Fundamentals of Forklift Safety. It doesn’t matter if you’ve been working on a forklift for years or if this is your first week on the job; it’s always helpful to have safety reminders when it comes to using this piece of equipment in the warehouse.
We consulted with safety experts, industry veterans, and existing safety guidelines to offer basic safety best practices that you may or may not be using. Remember — a forklift is nothing like a car and doesn’t function like a personal vehicle, so don’t drive it like it does!
Forklifts can weigh up to 9,000 pounds, travel up to 18 mph, and only have brakes in the front, which makes them much harder to stop than a car. Nearly 62,000 forklift accidents are reported every year, with about half of those resulting in serious injury; 70% of those accidents could be prevented. These are just a few stats that highlight the importance of proper and thorough training for forklift operators.
An untrained forklift driver can be just as dangerous as someone who drives a car without a license. Although OSHA requires formal training to be combined with on-the-job experience, this education isn’t comprehensive or universal. Every forklift brand and model is a bit different, and training on one doesn’t mean operators are prepared for every type of forklift.
Forklift operators should inspect equipment before each and every use, full stop. There should also be a protocol in place, usually in the form of a checklist that’s followed each time. This gives operators an opportunity to ensure that safety features (like seatbelts) are working properly, the tires are properly inflated, and there are no mechanical issues that could cause an accident.
Failing to perform regular inspections doesn’t just increase the chance of an accident, it can also be costly to pay non-compliance fines. Not inspecting your equipment can also increase maintenance costs; repairs can become extensive or even lead to total replacement when small issues are left to grow into major problems. Let’s not even mention what can happen to warehouse operations and productivity if a piece of machinery is taken off the floor.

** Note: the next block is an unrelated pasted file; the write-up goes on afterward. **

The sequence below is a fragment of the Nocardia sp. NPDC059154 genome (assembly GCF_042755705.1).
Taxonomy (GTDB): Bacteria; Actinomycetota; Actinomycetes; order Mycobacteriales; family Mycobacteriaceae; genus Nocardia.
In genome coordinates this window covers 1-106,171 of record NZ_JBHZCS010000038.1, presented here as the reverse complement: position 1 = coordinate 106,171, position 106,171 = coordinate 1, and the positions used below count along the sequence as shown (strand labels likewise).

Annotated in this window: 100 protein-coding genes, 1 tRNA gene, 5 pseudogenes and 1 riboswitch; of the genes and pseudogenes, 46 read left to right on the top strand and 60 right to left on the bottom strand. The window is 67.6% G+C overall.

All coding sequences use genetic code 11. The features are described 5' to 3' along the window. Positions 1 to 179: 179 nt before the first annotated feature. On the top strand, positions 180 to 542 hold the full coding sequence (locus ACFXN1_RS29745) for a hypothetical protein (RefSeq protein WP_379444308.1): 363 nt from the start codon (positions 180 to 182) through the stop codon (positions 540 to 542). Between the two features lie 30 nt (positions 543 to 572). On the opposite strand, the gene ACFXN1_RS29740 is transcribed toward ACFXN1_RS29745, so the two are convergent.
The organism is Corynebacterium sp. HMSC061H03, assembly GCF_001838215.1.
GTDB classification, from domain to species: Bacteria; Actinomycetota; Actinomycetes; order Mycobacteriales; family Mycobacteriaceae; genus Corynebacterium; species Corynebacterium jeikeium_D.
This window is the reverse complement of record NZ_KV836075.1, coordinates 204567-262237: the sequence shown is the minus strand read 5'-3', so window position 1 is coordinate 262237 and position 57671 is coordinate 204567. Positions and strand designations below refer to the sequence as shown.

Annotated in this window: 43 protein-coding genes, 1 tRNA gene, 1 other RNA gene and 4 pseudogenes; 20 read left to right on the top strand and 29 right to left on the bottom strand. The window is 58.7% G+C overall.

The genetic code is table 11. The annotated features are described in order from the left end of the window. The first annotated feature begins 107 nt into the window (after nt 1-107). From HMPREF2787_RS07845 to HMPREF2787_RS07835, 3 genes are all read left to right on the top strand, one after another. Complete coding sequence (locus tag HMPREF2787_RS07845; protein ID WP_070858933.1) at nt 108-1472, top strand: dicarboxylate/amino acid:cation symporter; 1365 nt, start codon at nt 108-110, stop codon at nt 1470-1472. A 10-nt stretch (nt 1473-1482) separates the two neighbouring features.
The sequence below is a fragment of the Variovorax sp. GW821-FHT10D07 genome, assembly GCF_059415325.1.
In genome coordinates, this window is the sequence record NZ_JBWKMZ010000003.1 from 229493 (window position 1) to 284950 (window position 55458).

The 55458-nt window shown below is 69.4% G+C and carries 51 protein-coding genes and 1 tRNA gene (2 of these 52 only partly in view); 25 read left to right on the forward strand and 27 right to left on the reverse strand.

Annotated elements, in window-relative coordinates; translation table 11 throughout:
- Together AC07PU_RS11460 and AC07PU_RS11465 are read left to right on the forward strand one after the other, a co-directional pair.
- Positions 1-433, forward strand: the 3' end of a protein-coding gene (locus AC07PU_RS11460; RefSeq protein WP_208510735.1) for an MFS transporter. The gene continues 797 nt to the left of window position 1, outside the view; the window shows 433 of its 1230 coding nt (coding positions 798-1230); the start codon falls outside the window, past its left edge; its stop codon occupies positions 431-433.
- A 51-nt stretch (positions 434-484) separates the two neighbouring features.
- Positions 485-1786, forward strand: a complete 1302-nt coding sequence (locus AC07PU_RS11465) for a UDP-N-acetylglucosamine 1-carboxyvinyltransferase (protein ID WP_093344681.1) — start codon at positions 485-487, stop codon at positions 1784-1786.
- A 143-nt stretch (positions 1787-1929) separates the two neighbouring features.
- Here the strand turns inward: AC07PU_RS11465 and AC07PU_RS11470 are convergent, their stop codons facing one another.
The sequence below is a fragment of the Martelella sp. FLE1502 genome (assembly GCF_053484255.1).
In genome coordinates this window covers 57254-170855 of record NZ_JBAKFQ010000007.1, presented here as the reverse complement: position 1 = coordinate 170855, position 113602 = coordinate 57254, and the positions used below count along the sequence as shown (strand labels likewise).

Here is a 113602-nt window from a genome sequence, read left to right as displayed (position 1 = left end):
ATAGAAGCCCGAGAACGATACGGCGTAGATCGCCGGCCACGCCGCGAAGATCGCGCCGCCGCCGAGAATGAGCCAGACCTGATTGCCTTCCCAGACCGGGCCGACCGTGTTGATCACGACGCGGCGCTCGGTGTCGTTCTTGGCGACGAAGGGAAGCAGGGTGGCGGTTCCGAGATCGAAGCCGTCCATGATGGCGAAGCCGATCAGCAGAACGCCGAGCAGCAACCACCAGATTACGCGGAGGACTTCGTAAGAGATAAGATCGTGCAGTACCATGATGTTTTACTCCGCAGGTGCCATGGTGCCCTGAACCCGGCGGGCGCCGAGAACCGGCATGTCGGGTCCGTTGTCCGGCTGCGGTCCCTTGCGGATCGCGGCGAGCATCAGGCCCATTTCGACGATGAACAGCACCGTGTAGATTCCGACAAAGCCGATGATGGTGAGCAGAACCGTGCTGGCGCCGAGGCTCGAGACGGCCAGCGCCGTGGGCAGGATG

This may sound like a no-brainer, but there’s little that’s more important to safe forklift operation than knowing the equipment and safety rules for using it.
- Keep a clear view
- Always look in the direction of travel
- Use spotters or aids such as rear-view mirrors to boost visibility
- Use headlights if working at night, outdoors or in areas in which additional lighting would improve visibility
- Use the seatbelt every time — it can prevent serious injury in the event of a rollover
- Be aware of your surroundings, especially if a load or environment may cause visibility obstructions
- Make eye contact with pedestrians to ensure that they are aware of the equipment’s path
Forklifts have a high center of gravity, and with a load, that center of gravity is combined. Three-point suspension on lifts put support at both ends of the front axle and one in the middle of the back axle. Operators must stay within this “stability triangle” to help keep the forklift upright. Several factors can disrupt this triangle, including imbalanced or too-heavy loads and unsafe driving. These tips can help:
- Stabilize and secure loads before operating a forklift
- Keep loads low to the ground while using the forklift
- Make sure loads are uphill when going up or down an incline
- Go slowly during wet or slippery conditions to avoid tipping
- Take it easy around turns and don’t be shy about using the horn
How operators handle loads can go a long way towards supporting a culture of forklift safety. According to OSHA, some required recommendations and requirements include securing the load, centering it as much as possible, and avoiding overload. For a more comprehensive explanation, check out the agency’s website for a refresher. It’s a great read, and it covers a long list of forklift safety best practices when it comes to loading, carrying, and unloading objects.
Above all, safety starts with properly using and maintaining high-quality equipment. Whether you’re looking for equipment for your newly purchased warehouse or you’re looking to replace aging warehouse supplies, Benco Industrial Equipment can help. We are the best source for forklift service, repair, sales, and leasing in St. Louis, St. Charles, Jefferson County, and the surrounding areas! We are dedicated to providing the critical sales, service and repair you need to keep your warehouse running smoothly — get in touch!